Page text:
1 Figma file type. 7 types of work. | by Patrick Morgan | May, 2023

Screenshots of a Figma file thumbnail and file for a “library” type file


At JupiterOne, our official Figma libraries exist to house the shared components and styles that the team relies on to power many of our designs. They have a unique purpose and so they merit distinct organization and management. For instance, a simple way I distinguish them in our account is to use an alternate dark theme thumbnail (as opposed to the light theme used for all other files).

If the library has a code-based counterpart, I prefer a page-separated file structure where I limit each page to displaying one main component. This usually aligns better with how the code is structured in its repository and, in my opinion, it makes it easier to track the connection from the design side to the dev side (and vice versa). Separating by page also gives me more space to add documentation around each component without cluttering any one view.

The only downside I’ve felt using this structure is that I can’t wrap my components in Frames within each page for more organization without adding unnecessary nesting in Figma’s asset browsing panel. The workaround I use is to keep a documentation page component in my separate Figma Helpers library which I use as a backdrop for component documentation. An instance of that component gives the visual appearance of putting stuff in a Frame without actually doing it, leaving my asset browser nesting intact.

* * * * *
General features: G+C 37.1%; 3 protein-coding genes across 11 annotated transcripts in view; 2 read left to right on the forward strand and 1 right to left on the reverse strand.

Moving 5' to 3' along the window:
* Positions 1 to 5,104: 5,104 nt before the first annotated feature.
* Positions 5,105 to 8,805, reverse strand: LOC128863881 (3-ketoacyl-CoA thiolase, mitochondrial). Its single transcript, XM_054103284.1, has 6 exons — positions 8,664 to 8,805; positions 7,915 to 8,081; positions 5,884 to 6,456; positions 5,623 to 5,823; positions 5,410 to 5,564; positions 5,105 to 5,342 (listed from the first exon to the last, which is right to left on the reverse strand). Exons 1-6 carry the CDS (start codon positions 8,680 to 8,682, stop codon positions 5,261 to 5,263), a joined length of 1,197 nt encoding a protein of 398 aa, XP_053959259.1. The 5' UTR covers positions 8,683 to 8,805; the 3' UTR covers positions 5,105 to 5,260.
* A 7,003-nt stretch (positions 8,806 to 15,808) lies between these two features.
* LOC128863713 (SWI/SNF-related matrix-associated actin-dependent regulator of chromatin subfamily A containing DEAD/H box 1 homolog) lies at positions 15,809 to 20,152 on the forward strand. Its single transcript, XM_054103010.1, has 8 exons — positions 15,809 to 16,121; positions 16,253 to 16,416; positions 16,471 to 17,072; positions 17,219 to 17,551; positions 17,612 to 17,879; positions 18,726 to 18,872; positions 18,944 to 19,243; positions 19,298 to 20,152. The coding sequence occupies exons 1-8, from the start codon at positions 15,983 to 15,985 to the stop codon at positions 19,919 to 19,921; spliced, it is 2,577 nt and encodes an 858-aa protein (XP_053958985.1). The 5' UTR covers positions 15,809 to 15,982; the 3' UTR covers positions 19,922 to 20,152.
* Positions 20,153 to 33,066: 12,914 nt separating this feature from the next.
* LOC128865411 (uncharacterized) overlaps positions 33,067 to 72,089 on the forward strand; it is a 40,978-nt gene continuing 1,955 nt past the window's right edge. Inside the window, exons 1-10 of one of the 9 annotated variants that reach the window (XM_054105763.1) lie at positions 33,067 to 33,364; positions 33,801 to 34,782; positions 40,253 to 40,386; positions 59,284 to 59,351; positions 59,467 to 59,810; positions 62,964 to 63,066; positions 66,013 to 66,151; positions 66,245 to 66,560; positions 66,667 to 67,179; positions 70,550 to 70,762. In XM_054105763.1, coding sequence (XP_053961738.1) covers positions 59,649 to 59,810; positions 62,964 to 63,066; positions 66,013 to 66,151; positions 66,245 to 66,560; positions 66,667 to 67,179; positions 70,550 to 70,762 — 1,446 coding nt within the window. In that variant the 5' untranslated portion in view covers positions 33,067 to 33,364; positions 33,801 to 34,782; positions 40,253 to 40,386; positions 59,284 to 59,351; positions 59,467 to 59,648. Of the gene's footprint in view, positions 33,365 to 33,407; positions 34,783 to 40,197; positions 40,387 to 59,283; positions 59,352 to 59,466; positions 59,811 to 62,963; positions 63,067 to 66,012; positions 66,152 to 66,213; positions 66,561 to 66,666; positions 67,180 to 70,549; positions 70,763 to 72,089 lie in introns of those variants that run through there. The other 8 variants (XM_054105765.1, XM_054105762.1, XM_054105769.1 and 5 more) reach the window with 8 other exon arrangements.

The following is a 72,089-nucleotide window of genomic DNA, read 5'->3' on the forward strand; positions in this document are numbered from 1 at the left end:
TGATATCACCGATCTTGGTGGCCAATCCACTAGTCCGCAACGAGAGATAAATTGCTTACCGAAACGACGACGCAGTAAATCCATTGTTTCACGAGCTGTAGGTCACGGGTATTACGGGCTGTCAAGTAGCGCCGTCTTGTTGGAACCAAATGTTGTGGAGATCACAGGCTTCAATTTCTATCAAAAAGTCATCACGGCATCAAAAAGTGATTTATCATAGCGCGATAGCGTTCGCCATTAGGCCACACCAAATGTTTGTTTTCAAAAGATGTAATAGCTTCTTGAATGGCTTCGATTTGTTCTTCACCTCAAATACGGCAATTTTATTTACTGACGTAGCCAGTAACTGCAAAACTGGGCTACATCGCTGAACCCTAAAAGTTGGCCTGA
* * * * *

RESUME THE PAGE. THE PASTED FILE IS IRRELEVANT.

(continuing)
If the library doesn’t have a code-based counterpart I just do what I think will make it most consumable for the other designers who need to use it. I still usually page separate components, but I’m more flexible with it.

Screenshots of a Figma file thumbnail and file for an “asset” type file


I use the term ‘assets’ to describe basically any resource intended to be shared, reused, and iterated over time. Collections of things like slide deck templates, Zoom backgrounds, brand elements, persona cards, etc…

Structurally I don’t do anything too special with them besides clearly calling them out as assets on their thumbnail. The files are often simple and to the point anyway so no need to complicate them.

The example is some basic Zoom backgrounds we made for our team. The main thing to note is that library-like files get the status ‘Healthy’ rather than ‘Done’. This is because it’s an asset we intend to maintain over time. So it’s never truly done, it’s just done for now… until we decide to update it.

Screenshots of a Figma file thumbnail and file for an “audit” type file


I think of audits as a special research-focused asset that can also merit library-like treatment depending on the circumstances.

I often do audits as part of research for a feature so they could easily exist only in that context. But after finding that I’d regularly end up wanting to reference an audit again for other work I decided to start tracking important ones separately (things like major patterns or competitors). This helped me to build an easily accessible, shared base of comparative research for myself and the broader team.

The example is a competitive audit, so the pages are separated by competitor and date, with our closest competitors at the top. Again, since it’s a library-like file it gets the status ‘Healthy’ rather than ‘Done’.

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